Puppet Master: The Littlest Reich (2018)


REVIEWER RATING: 
7/10


It was only a matter of time before we got a Puppet Master remake, so this film comes as no surprise at all to me. In fact, the biggest surprise is how good the movie actually is, especially compared to the terrible CG-infested modern sequels that Charles Band still churns out.

Helmed by Swedish directors Sonny Laguna and Tommy Wiklund (Wither) and written by S. Craig Zahler (Bone Tomahawk, Brawl in Cell Block 99) the movie focuses on Thomas Lennon's character "Edgar," who returns to his childhood home after his brother's untimely death. One day while rummaging through his bro's things he discovers a creepy looking doll that turns out to be worth some decent change to collectors. He decides to take the doll to a small town convention where they're holding an event to celebrate the 30th anniversary of the infamous "Toulon Murders" (morbid much?), and where they'll also hold an auction for authentic dolls made by Andre Toulon (briefly played by Udo Kier).

Accompanied by some friends, Edgar sets out for the hotel where the auction (and murders) took place, but of course, unbeknownst to them and the other guests, bringing the dolls back home is exactly what the supposedly deceased Toulon wanted all along. It's not long before the dolls come to life and slaughter the unsuspecting hotel patrons in very bloody and brutal ways, thankfully most of which were done with practical effects.

As expected, we see the return of some Puppet Master favorites, like Blade, Tunneler, Pinhead and Torch, but with some minor cosmetic differences and variations since Toulon apparently made A LOT of puppets. So for instance there's more than one Blade puppet here, some with weapons for hands, others with hands but with a hidden knife, etc.. It's an interesting concept and keeps the movie from becoming too tedious by having people killed off by the same handful of puppets. There are also several new ones, like a frog named "Happy Amphibian" and some that fly around with helicopter propellers. Each puppet has its own semi-unique quirks and methods of murder, which is very satisfying. With so much death the filmmakers luckily don't skimp out on the gore, and as I mentioned earlier, fortunately kept things mostly practical.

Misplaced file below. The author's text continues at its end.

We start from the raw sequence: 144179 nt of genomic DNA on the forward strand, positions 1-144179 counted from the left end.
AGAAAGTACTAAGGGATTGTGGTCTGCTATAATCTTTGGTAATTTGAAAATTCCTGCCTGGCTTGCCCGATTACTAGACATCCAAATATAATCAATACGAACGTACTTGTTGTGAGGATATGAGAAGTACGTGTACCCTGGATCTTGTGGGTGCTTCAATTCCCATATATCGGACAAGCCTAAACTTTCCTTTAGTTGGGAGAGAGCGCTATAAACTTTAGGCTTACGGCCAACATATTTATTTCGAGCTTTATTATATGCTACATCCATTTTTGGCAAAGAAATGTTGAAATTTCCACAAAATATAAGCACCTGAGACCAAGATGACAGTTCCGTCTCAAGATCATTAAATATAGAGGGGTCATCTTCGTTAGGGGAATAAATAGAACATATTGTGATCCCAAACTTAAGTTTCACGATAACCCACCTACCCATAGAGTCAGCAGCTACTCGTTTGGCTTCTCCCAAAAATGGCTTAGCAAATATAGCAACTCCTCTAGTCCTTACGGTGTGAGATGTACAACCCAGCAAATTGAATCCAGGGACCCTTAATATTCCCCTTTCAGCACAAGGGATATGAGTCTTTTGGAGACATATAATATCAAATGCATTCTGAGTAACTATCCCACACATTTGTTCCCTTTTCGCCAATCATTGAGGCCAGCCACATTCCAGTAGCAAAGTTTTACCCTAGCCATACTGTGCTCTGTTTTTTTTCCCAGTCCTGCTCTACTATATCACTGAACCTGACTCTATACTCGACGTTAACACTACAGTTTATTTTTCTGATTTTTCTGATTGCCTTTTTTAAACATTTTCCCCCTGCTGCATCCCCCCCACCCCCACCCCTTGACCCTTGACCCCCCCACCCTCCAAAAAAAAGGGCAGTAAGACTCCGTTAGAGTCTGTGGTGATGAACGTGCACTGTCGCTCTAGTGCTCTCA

Positive aside, I had some issues with the movie's somewhat uneven tone, where at times it seemed a bit fun and comedic, and other times where it took itself a little too seriously. This may be due in part by some of the stiff performances, specifically that of Thomas Lennon who appeared to phone in his performance and showed no real emotion whatsoever. I also didn't really care for the ending, where the filmmakers are clearly aiming for a sequel since the final moments leave a lot to be desired and many things unanswered.

OVERALL: 
The Puppet Master franchise has been in dire need of change for years now and this remake surprisingly delivered what us fans have been mostly longing for--the return of practical effects and gory puppet mayhem. If you can get passed some of the stiff acting and uneven tone you'll likely find yourself enjoying this solid addition to the long-running series.